I really love my kids, and their kids, and they all respect me now for pushing them out of the nest, maybe twice or so, can't remember.
After a certain age, they need to be out there discovering the world and all it has to over, or not over. Letting them back in, enables them to be unproductive, and underdeveloped in the responsiblitliy area.
I would mother over them, worry about them (still do), and always find a way to 'FIX' the boo-boo, so to speak. But it all had to stop.
I don't really close the door. I just push them to find their wings, to fly, to soar to heights un-imaginable.
Some got it, and have learned to fly, other's still sit on the ground, flapping their wings, trying to get into someone else's nest. Some are flying but have no landing gear, or don't know how to use them. Some think they are the only ones who know how to fly, but haven't flown anywhere far. Some have took off, in astounding bounds, and have flown to the top of the highest trees.
If they really need help, I do give it, but in advice only, as living examples that they can relate too. I do let them come in, to visit, and maybe take a nap, or use the 'Resting Depoist Area' as the bath room has been named by my sons. Do my grandmothering duties, with the little ones. But, when anyone asks if they can move in, that sets off the 'ALARMS'. Sorry, here's a bag of goodies, go by your sister, or brother, but theirs no room in the INN. If I don't do that, then they will never learn to make it on their own. Boys must grown into responsible mature working adults and partners. Girls must grow into strong independant young ladies and most likely mothers someday. I believe I set the ground work for them, up to a certain stage of their lives, and they have to use those keys to open doors of their own. They may fumble, and fall, but most will get back up, and dust off the dust, and climb back up the latter. If they fall too hard, you are allowed to lend them a hand to pull them up, but only for a few. Just always remember that there are others, and what is good for one, is good for all. Every situation is different, handle them with care and clear vision. Trust your heart, and your higher self. Tuffin' up your heart, but never stop loving them. They will be mad at first, may even forever, but someday you can stand proud that you helped them to stand on their own, tall and strong.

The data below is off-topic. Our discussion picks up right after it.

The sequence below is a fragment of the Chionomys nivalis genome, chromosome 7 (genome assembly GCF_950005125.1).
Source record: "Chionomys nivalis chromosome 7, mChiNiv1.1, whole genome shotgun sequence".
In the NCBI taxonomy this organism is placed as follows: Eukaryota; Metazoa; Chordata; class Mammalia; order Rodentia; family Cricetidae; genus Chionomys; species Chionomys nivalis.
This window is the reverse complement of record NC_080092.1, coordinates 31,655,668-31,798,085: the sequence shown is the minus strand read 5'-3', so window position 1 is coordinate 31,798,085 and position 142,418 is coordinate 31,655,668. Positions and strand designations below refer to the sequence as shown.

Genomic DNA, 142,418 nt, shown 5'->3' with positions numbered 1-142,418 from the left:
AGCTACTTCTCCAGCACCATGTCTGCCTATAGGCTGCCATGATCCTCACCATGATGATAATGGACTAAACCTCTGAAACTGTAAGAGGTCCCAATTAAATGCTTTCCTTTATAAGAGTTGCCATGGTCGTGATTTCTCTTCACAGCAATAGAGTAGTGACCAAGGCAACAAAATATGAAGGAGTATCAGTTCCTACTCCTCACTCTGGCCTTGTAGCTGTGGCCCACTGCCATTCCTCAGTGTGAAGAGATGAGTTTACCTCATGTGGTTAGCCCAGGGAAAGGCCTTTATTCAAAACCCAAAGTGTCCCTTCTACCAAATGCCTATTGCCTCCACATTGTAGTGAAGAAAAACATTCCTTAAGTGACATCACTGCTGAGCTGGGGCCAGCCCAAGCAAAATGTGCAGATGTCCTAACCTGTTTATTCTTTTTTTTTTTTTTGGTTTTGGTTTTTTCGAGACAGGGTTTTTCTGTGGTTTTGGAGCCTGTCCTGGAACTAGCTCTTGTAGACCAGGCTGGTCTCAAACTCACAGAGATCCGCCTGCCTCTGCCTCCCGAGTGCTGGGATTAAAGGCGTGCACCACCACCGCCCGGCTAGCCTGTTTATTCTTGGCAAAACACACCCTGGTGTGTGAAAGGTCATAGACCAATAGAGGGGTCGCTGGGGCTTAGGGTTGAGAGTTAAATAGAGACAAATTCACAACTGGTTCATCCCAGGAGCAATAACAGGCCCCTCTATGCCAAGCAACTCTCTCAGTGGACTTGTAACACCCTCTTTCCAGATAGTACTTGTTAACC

Be good to yourself, when they come knocking, say: 'Nice to see yah!..I was just leaving to catch a plane to 'Chill-lax Island'..talk to you when I get back. Give me a call later. Don't forget to close the gate behind you. Love you!'
Always say 'I love you" They hate it, but love it too.

Answered by: AngelNaphtalie on 5/21/08
oldgold

Answer:

It's tougher than it's been in decades, everyone needs help from time to time. I did not learn that from my Dad, he was a "You can find a helping hand at the end of your arm." kind of fellow, so when I found myself in need I thought "What the devil is wrong with me?" It was a real lesson in humility ( a modest sense of one's importance) when I asked my 21 year old son what he felt a fair contribution toward the rent would be, that I would appreciate his help. He did not like giving up things that he wanted and initially offered only a token contribution but we discussed it and in the end I believe that he truly felt good about helping. Self esteem comes from doing esteemable things

Answered by: oldgold on 5/16/08